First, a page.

Saturday, September 11, 2004

The American Presidents

The American presidents

Updated 07:06am (Mla time) Sept 11, 2004
By Isagani Cruz
Inquirer News Service

Editor's Note: Published on page A12 of the September 11, 2004 issue of the Philippine Daily Inquirer

AS has become habitual with him, my son Caloy brought me another book he knew would interest me. It's "The History of the American Presidency," a new work by John Bowman that immediately appealed to me because I was born and grew up during the US administration of our country although I am not at all an Amboy. It's the size of a coffee-table book and beautifully printed in China with color portraits and reproductions of some popular paintings. Its most important parts are, of course, the articles about the 42 presidents of the United States from George Washington to George W. Bush. The length of each article depends on the importance of the subject.

I finished reading the book and looking at the pictures in one sitting. I learned a lot about the men who have occupied, deservedly or not, what is now the most powerful office in the world. For example, many people, including the Americans themselves, hardly knew Harry S. Truman when he became president upon the death of the popular Franklin D. Roosevelt, who was elected all of four times, the only one who holds that record. Yet Truman is now rated as one of the great presidents although, and this is another supposed shortcoming, he was not an intellectual like Woodrow Wilson or at least entered college, even a third-rate one, like Richard Nixon.

In fact, there were presidents who did not receive little or no formal schooling and yet received the trust of the American electorate. Among them were George Washington and Abraham Lincoln, the foremost US heroes whose faces are immortalized in granite in that famous sculpture at Mount Rushmore. Washington stopped going to school when he was 15, and Lincoln attended school for less than a year. But as president, Washington had as advisers the erudite Thomas Jefferson and John Adams, who also both became president, and Alexander Hamilton, the learned leader of the Federalists. Lincoln, by self-study, became a lawyer; he was one of the wisest statesmen among his peers and saved the Union during the Civil War. His excellent English has not been equaled by other presidents before or after him.

Besides Washington, several other generals followed him to the presidency, namely, Ulysses S. Grant, William Henry Harrison, Zachary Taylor, Rutherford Hayes, James Garfield, Chester Arthur, and Dwight Eisenhower. None of them was known for scholastic distinction although Eisenhower was president of Columbia University before he became president of the United States. Jackson was also a lawyer like Martin Van Buren, Millard Fillmore and Grover Cleveland. He introduced the spoils system in American politics besides vulgarizing his high office, which was occupied before by the aristocrats and intellectuals from Virginia.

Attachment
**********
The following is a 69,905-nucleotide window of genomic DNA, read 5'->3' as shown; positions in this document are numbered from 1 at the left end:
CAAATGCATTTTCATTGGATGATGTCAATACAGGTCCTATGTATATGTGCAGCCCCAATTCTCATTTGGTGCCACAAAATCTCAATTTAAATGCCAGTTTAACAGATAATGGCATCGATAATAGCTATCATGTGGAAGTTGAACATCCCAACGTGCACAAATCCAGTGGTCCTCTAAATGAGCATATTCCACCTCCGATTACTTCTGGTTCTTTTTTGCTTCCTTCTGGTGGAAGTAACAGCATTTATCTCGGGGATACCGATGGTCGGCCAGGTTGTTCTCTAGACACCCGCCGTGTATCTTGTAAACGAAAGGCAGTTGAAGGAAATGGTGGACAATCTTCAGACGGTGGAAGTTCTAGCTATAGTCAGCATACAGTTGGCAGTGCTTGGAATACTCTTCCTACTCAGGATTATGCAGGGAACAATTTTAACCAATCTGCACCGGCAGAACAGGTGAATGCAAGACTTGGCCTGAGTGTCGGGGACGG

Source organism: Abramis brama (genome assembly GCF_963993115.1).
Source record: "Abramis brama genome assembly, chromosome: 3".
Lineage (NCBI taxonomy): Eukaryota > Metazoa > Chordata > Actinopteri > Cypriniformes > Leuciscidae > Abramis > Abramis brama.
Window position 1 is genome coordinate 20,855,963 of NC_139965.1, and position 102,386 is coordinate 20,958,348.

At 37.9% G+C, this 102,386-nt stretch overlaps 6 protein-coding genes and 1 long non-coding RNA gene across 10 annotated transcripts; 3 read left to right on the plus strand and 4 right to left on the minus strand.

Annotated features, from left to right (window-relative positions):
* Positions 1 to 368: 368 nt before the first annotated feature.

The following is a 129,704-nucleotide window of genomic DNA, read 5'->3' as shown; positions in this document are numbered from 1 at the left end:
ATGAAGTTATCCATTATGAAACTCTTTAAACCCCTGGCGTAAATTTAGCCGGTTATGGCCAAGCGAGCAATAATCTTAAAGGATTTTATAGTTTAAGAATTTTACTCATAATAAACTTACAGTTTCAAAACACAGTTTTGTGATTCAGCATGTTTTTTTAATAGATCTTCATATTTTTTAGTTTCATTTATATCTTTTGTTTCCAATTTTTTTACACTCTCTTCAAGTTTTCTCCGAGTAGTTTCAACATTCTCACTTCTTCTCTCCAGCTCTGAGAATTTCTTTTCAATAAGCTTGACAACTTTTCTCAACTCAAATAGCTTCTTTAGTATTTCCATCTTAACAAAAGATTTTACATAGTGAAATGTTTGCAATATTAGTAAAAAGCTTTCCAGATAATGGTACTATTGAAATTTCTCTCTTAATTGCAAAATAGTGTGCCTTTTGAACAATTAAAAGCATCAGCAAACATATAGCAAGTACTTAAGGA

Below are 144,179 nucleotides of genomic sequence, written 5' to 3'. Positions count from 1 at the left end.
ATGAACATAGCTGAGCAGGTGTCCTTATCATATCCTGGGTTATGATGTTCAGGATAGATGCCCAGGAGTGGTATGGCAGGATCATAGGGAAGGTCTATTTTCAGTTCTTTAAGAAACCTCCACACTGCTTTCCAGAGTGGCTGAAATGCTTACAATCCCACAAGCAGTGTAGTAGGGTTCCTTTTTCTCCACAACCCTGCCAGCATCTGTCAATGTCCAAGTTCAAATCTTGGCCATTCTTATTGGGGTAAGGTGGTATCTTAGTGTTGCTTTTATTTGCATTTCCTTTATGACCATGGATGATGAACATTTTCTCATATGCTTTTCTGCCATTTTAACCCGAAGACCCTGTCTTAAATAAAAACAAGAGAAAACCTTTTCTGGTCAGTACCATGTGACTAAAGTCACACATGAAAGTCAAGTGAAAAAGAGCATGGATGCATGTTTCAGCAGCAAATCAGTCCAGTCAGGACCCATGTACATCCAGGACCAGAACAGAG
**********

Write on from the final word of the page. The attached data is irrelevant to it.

Most of the 42 presidents graduated from college. The others stopped formal studies at a young age or started it late in life, among them, in addition to Washington and Lincoln, Jackson, Van Buren, Taylor, Fillmore, Andrew Johnson, Cleveland, and Truman.

Those who were denied a second term are Adams, his son John Quincy, Van Buren, Tyler, Polk, Fillmore, Pierce, Buchanan, Andrew Johnson, Hayes, Arthur, Benjamin Harrison, Taft, Hoover, Ford, Carter, and Bush Sr. Garfield, McKinley, and Kennedy were assassinated, while Harding and William Harrison died in office of natural causes. As initially constitutional successors, Coolidge, Truman and Lyndon Johnson later won presidential election in their own right but all three declined re-election.

Only two of the presidents have been impeached--Andrew Johnson, who escaped conviction by one vote, and Clinton, who was acquitted. Nixon avoided impeachment and almost certain removal because of the Watergate scandal; he chose to resign, the only president in American history to do so. Warren Harding was generally disfavored for his incompetence that he himself admitted. His term was marred by the Teapot Dome scandal involving some of his top cronies and members of his Cabinet, and he died under suspicious circumstances at the height of the exposé.

Among the least controversial presidents were Eisenhower, who served during "the era of good feelings" after World War II and Ronald Reagan, the former actor who was also reelected with the highest electoral vote so far. John F. Kennedy was popular because of his style and charisma, as well as his beautiful First Lady, the enchanting Jackie. His worst embarrassment was the Bay of Pigs fiasco and his most notable achievement was his confrontation with Khrushchev during the Cuban missile crisis.

History has yet to give its verdict on current President George W. Bush, who is now running for another term. He got a dubious victory over Al Gore in 2001 who won the popular vote but lost the electoral vote in Florida where Dubya's brother was the governor. Bush launched that unpopular invasion of Iraq which he is now hard put to explain to the American voters.

The book offers the longest articles to Washington, Jefferson, Lincoln, Grant, Theodore Roosevelt, Wilson, Franklin Roosevelt, Truman, Eisenhower, Kennedy, Lyndon Johnson, and Nixon, obviously because of their achievements, and George W. Bush, probably as a courtesy to the incumbent.


Post a Comment

<< Home